As on Broadway, the star of this touring "South Pacific" is helmer Bartlett Sher.
As on Broadway, the star of this touring “South Pacific” is helmer Bartlett Sher. And, of course, Rodgers and Hammerstein’s gorgeous score. Under Sher’s insightful direction, it’s difficult to see why the Rodgers & Hammerstein Org ever considered this tale of World War II-era racism a problematic show and did not sanction a Broadway revival until 2008, nearly 60 years after its world premiere in Gotham. Regardless of the long wait, Sher delivers by keeping the show’s darkest underpinnings if not center stage then in constant relief against the story’s always stormy background.
No airhead ingenue, Carmen Cusack begins as an especially patrician Ensign Nellie Forbush — think Celeste Holm in her early movie days — but quickly delivers the requisite all-American gee-whiz/can-do ethic in her country and western-flavored delivery of the Rodgers and Hammerstein classics. She’s really in love with the mysterious Frenchmen Emile de Becque (Rod Gilfry) when she sings “A Wonderful Guy,” and she’s really a racist when in act two she laughs at his Polynesian children and remarks, “They look just like you!” It’s a standout performance from an actress, seen mostly on the West End, who should be Broadway bound.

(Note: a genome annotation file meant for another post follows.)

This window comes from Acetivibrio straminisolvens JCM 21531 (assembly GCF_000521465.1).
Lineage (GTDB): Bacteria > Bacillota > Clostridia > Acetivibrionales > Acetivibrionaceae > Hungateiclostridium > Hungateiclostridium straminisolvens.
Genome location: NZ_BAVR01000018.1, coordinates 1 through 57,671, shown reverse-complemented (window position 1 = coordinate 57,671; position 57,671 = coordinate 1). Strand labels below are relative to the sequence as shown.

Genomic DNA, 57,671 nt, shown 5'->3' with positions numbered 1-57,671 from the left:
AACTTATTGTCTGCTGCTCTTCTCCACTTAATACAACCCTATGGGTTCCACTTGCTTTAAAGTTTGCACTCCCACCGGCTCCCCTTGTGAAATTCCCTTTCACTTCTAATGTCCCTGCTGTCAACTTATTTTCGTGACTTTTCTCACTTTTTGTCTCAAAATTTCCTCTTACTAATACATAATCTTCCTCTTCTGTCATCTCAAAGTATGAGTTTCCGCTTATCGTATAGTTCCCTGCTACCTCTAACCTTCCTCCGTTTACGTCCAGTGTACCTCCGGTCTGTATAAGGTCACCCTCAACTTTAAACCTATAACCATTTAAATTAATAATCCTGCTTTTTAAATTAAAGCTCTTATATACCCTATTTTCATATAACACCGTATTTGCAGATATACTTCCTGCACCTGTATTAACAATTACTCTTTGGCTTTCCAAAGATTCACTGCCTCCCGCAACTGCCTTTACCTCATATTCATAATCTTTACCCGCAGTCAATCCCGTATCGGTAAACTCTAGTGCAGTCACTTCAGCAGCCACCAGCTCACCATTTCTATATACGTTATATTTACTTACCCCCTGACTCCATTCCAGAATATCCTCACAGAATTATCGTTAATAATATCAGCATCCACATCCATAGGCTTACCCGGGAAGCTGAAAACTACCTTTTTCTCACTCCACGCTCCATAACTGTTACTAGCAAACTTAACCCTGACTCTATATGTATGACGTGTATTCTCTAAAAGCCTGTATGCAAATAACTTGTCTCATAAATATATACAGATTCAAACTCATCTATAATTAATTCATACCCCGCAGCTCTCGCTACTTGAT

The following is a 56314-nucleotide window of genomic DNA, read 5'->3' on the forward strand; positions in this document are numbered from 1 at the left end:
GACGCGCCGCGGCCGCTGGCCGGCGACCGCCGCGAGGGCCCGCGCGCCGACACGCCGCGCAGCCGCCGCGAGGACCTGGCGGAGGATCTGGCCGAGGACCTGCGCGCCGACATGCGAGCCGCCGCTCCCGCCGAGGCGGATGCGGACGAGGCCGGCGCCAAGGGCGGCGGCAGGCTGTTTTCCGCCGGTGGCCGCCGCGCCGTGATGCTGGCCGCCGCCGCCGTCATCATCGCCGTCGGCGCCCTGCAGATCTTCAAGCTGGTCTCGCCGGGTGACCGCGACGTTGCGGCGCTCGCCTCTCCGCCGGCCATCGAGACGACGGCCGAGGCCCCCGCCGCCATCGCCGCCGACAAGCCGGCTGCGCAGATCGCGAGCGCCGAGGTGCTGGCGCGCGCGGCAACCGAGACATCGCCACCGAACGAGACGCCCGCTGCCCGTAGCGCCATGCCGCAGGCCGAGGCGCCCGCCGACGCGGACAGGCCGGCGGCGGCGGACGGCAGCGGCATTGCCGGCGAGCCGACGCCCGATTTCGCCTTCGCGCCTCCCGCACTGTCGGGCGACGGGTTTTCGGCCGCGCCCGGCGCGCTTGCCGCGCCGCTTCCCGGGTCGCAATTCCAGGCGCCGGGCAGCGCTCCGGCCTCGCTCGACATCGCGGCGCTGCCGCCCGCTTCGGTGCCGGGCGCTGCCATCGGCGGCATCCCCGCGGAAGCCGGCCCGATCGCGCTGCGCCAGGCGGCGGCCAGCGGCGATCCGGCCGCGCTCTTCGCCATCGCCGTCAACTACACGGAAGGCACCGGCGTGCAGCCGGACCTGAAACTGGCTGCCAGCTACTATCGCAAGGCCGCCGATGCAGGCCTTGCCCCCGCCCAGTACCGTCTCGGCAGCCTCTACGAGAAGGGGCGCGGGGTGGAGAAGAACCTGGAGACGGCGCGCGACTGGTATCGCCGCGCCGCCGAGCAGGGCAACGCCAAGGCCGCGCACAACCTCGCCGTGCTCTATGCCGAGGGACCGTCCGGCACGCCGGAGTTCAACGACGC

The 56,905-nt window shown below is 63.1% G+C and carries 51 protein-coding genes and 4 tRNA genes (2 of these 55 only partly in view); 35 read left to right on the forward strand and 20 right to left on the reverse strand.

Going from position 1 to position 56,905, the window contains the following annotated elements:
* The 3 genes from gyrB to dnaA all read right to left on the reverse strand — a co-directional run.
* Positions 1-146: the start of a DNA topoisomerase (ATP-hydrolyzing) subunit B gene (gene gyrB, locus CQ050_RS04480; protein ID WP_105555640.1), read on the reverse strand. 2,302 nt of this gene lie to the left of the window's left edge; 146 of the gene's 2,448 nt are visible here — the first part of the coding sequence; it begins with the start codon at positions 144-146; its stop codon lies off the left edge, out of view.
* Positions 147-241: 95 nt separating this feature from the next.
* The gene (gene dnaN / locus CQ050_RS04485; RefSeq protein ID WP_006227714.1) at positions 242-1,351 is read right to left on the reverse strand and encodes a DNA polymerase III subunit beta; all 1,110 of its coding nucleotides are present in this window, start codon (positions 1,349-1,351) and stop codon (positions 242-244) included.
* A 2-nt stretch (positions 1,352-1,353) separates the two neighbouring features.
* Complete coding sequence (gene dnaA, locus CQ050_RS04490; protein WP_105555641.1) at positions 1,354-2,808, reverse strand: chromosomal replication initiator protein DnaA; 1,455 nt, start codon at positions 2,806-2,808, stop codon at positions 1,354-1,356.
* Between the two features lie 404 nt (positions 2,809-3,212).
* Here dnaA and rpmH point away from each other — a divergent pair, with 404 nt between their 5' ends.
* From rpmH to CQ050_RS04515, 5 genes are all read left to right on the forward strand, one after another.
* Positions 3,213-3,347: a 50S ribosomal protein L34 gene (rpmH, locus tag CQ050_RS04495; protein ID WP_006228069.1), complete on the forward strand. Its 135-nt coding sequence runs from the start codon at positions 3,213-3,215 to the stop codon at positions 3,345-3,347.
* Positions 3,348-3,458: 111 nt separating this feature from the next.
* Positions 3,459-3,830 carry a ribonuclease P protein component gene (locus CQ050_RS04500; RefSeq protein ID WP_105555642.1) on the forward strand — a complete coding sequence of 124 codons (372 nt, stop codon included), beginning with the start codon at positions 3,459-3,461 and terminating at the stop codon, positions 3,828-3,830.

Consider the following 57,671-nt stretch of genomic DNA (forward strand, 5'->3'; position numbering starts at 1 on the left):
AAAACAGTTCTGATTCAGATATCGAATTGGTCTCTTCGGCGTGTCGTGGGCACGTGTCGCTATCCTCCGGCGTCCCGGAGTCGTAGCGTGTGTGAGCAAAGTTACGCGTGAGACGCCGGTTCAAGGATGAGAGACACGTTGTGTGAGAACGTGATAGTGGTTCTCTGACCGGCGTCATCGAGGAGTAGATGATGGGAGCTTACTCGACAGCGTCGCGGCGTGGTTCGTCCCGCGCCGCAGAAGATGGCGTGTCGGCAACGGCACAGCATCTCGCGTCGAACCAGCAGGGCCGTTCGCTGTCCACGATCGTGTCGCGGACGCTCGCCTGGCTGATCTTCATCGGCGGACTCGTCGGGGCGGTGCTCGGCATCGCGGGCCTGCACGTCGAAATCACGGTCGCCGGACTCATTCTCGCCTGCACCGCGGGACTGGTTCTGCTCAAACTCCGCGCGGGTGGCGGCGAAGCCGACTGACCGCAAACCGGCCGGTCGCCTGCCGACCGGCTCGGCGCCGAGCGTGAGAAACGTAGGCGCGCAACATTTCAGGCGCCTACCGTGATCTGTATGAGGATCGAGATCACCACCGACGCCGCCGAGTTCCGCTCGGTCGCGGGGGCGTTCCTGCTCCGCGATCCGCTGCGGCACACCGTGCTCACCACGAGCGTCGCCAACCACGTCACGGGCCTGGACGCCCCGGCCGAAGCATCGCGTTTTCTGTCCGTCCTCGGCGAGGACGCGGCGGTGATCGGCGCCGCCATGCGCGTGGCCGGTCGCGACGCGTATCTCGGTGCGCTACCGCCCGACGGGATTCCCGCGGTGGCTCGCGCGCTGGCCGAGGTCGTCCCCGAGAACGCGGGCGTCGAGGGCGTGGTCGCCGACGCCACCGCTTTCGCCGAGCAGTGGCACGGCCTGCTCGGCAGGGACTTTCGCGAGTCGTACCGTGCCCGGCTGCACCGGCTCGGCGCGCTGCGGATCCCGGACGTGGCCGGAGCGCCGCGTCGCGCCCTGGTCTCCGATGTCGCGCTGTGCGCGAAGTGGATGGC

Sher prepares us for Nellie’s outburst of bigotry throughout act one: The three African-American sailors remain grouped apart from the other servicemen. Keala Settle’s Bloody Mary is an ogre of capitalism, a woman who hasn’t so much turned the other cheek to racial epithets as developed a hard skin to better exploit those detractors. Her usual comic foil, Luther Billis, is played here by Matthew Saldivar, who makes this sailor less a clown than a sleazy womanizer.
In act two, Billis’ protection of Nellie when de Becque tries to win her back is especially noxious. And in what may be Sher’s most brilliant moment of deconstruction, the impossibly upbeat “Happy Talk” becomes just another moment for Bloody Mary to pimp her own daughter, Liat (Sumie Maeda), to Lt. Joseph Cable (wonderfully sung by Anderson Davis).
Not that this “South Pacific” turns into a dirge. Sher relies on the Rodgers and Hammerstein score to keep the show buoyant. Why was “South Pacific” considered problematic? While its creators loaded the show’s first 15 minutes with “Dites-Moi,” “A Cockeyed Optimist,” “Twin Soliloquies” and “Some Enchanted Evening,” the final half hour is nearly tune free. Sher wisely reprises “Honey Bun” as a march.
If there’s any letdown here, it’s that the sparks between Nellie and de Becque never fully ignite. Gilfry, once a regular at L.A. Opera, is a rather stiff Frenchman and his accent sometimes conjures up Transylvania, which doesn’t quite set the appropriate mood for romance regardless of the “Twilight” connotations.
On Broadway, Lincoln Center Theater took the care to provide the slightest cushion of amplification. Here at the much larger Ahmanson, the miking is even more garish than usual. It’s all treble and no bass. Even in the bump-and-grind “Honey Bun,” the trombones barely registered.